Lori Kunkel, M.D.
Dr. Kunkel has more than two decades of experience in oncology and immunology drug development and commercialization. Dr. Kunkel presently serves on the Board of Directors of Curis, Inc., Tocagen and Maverick Therapeutics. She was previously the acting Chief Medical Officer and served on the board of Loxo Oncology. Previously she served as Chief Medical Officer at Pharmacyclics (acquired by AbbVie) and Proteolix, Inc. (acquired by Onyx Pharmaceuticals), where she contributed to the global approvals of cancer therapeutics IMBRUVICA® and Kyprolis®, respectively. Prior to that, she served senior clinical roles at Xencor, Chiron and Genentech. She currently serves as a clinical advisor to Amphivena, Atreca, Nurix, and Rain Therapeutics. Prior to joining the biotechnology industry, Dr. Kunkel spent ten years in academic medicine and served as a faculty member at the Bone Marrow Transplant Unit in the Division of Hematology/Oncology at University of California, Los Angeles. Dr. Kunkel obtained a medical degree from University of Southern California and a bachelor’s degree in biology from University of California, San Diego. She is board certified in internal medicine and held board certifications in hematology and oncology.
Edmund K. Waller, MD, PhD, FACP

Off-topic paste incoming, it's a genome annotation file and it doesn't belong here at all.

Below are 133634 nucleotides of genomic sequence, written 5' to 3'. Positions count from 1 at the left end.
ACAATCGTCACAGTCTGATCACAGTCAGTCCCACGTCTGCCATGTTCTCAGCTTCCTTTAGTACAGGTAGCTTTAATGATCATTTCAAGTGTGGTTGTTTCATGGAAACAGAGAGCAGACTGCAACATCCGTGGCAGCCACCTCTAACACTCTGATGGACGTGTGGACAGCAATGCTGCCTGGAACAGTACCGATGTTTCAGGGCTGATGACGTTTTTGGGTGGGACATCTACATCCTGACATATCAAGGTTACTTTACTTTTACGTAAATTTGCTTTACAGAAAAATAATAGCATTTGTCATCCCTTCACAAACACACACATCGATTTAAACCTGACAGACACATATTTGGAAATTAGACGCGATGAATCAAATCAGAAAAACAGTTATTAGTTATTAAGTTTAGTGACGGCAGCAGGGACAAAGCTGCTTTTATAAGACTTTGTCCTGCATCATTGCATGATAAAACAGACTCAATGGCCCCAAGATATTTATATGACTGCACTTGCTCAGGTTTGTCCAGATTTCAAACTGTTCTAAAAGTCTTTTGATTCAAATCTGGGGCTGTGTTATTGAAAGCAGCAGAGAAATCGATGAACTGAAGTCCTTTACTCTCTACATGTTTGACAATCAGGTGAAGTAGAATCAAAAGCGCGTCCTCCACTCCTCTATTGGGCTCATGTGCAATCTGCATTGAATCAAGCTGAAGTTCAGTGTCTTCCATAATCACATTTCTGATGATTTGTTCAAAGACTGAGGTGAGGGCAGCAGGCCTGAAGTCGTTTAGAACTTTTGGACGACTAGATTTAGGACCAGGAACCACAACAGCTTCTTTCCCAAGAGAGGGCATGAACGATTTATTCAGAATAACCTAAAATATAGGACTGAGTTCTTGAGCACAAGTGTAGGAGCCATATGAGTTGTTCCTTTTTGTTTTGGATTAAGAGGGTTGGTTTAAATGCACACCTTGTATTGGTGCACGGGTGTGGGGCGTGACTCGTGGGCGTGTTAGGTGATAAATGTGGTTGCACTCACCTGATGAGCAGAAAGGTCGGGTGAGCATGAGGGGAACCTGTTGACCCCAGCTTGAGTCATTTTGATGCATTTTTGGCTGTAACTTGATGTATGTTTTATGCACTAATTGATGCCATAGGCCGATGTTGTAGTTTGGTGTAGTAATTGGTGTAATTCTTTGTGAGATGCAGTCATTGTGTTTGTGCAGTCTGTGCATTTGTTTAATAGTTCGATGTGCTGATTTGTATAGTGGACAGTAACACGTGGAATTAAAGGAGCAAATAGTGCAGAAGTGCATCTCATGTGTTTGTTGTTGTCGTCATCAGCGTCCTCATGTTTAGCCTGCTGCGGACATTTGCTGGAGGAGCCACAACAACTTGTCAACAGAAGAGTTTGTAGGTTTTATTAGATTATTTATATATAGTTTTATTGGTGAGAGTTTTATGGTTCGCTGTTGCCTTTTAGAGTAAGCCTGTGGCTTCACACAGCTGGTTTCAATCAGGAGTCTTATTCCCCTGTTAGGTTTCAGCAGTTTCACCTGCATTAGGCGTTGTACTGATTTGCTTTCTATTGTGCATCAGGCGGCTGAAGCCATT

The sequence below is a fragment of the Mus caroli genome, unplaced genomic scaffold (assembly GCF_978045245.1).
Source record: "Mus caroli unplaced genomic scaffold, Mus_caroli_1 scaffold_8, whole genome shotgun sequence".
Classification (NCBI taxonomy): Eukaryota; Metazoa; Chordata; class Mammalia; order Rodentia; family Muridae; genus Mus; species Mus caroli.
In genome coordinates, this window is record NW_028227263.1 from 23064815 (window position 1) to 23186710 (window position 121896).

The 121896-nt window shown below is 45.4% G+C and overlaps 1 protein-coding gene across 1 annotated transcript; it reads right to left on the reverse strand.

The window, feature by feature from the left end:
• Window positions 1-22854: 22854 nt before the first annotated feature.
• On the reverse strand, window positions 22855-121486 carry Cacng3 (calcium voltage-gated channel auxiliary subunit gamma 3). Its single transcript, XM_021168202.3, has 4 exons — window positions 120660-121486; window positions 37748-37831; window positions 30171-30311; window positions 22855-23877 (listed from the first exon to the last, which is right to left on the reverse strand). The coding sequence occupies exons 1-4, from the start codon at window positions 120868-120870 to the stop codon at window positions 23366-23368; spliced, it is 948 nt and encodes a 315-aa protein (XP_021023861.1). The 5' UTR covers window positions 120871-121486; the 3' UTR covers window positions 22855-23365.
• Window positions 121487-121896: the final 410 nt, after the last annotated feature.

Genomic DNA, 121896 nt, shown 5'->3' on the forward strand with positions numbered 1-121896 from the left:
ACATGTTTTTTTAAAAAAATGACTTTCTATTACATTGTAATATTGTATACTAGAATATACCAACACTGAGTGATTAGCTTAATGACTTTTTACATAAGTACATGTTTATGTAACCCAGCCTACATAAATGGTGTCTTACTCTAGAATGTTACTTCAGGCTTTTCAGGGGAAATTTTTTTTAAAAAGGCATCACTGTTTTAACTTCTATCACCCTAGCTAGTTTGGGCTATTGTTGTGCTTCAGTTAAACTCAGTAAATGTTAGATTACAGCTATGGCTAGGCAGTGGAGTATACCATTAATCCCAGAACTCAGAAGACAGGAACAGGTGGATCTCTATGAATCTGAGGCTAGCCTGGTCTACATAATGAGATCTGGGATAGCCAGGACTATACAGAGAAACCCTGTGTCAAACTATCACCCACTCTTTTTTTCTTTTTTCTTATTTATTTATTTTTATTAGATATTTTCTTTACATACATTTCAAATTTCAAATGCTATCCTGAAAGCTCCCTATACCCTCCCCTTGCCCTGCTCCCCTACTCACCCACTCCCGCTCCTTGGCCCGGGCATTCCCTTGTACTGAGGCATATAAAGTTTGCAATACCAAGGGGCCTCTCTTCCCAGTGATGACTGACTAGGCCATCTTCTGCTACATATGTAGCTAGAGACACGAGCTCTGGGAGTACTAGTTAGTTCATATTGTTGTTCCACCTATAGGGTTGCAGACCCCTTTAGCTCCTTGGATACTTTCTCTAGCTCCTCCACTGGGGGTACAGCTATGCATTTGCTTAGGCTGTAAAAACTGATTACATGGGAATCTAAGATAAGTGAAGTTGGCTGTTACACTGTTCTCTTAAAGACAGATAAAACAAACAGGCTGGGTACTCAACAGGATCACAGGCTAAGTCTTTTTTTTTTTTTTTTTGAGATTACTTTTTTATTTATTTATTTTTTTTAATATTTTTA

Edmund K. Waller, MD, PhD, FACP is a tenured Professor of Hematology and Medical Oncology, Medicine, and Pathology at Emory University. He is also the Director of the Bone Marrow and Stem Cell transplant Program at Emory. Under Dr. Waller’s leadership, the annual number of stem cell transplants performed at Emory has risen from 93 in 2000 to 450 in 2018. Dr. Waller’s research is funded by the National Cancer Institute, National Heart Lung and Blood Institute as well as the National Marrow Donor Program and the American Society of Hematology. His research focuses on optimizing antitumor immunity in cancer patients. He has developed novel strategies of regulating immune responses by studying the interaction between T cells and dendritic cells in murine models and using clinical samples from patients. Dr. Waller is the author of over 280 peer-reviewed articles with an h-index of 51. He has trained 30 post-doctoral fellows and directly supervised 8 graduate students. Projects in his laboratory include graft engineering to select donor dendritic cell subsets that enhance graft versus leukemia activities and post-transplant immune reconstitution, novel drugs that target coinhibitory immune pathways and regulate graft-versus-host disease, and development of more effective ways to generate and expand cancer-specific T cells for adoptive therapy. The clinical translational focus of his research is in immunotherapy to treat patients with hematological and solid tumor malignancies, including patients undergoing autologous and allogeneic stem cell transplantation. Prior to Emory, Dr. Waller completed his undergraduate degree at Harvard University, his MD-PhD degree at Cornell-Rockefeller, and his clinical training in Oncology at Stanford University.